Pri Bertucci por Livia Sa

What`s behind neutral and inclusive language, by Pri Bertucci

First of all, I’d like to acknowledge the nations Karijó (or Guarani), Tupinikim, Tupinambá, Kaiapó, and Guayanás. These are the indigenous peoples that have lived and managed, for generations, this land where I am today, the East Side of São Paulo. I acknowledge these peoples as the true keepers of this land in the past, present, and future.

The objective of this declaration is to show respect for the indigenous peoples and to acknowledge their long-standing relationship with the land. To practice the acknowledgment of the land is a traditional custom that has been done for centuries by many nations, and indigenous and non-indigenous communities, to increase the awareness of histories that are often suppressed or forgotten. I bid everyone to reflect on the idea of always starting public events and gatherings with an acknowledgment of the land, as a form of acknowledgment of the traditional native inhabitants of the colonized lands where we find ourselves.

Digg Franco

Transmasculine artists: Now it’s the boys’ turn!, by Digg Franco

The presence of transvestigender audiovisual artists in the Brazilian visual arts circuit is still minute. On this matter, also weighs the fact that transmasculine artists are less represented in cultural spaces than trans women. What kind of strategies and actions are needed to generate more visibility and professionalization for trans artists – especially transmasculine artists?

Digg Franco is a transmasculine curator and audiovisual artist, and founder/president of Casa Chama (São Paulo) – an institution that, since 2018, has welcomed and provided dignity, and affection to the transvestigender population of Brazil. In a conversation with Renata Martins, Digg reflects on the social causes for this lack of transmasculine artists in the contemporary art market in the country, as well as on possible measures to change this situation, with dignity and in a professionalizing manner.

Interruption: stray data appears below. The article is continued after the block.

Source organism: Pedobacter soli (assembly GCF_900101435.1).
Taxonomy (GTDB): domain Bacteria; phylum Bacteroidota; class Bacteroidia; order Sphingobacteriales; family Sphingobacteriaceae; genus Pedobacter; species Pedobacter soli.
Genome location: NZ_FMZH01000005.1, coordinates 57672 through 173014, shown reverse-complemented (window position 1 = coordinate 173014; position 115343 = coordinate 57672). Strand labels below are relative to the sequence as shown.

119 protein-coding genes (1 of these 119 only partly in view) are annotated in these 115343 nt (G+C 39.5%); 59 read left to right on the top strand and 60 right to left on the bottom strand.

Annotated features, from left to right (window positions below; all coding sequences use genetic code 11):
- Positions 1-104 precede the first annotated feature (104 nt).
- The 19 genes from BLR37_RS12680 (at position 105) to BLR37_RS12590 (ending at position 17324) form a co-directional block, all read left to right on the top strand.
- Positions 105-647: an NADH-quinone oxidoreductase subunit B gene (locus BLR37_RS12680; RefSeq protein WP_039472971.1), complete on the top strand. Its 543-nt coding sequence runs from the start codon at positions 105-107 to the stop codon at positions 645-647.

Gabi Furst

Visibility and support in a “transplendid” moment, by Gabi Furst

It might seem obvious that contemporary art has become more and more an important weapon and shield in the fight against the oppression of trans and non-binary people in Brazil.

Transvestigender artists use their audiovisual creations not only in the struggle to protest against violence and transphobia in the country with the highest rate of murder of trans people in the world, according to the NGO Transgender Europe, which monitors data in 71 countries. These creations also serve to establish partnerships and support networks for collectives or artistic associations channeled by the LGBTQIA+ community – which is constantly silenced and discriminated against – and end up forming an important platform for artistic expression and visibility.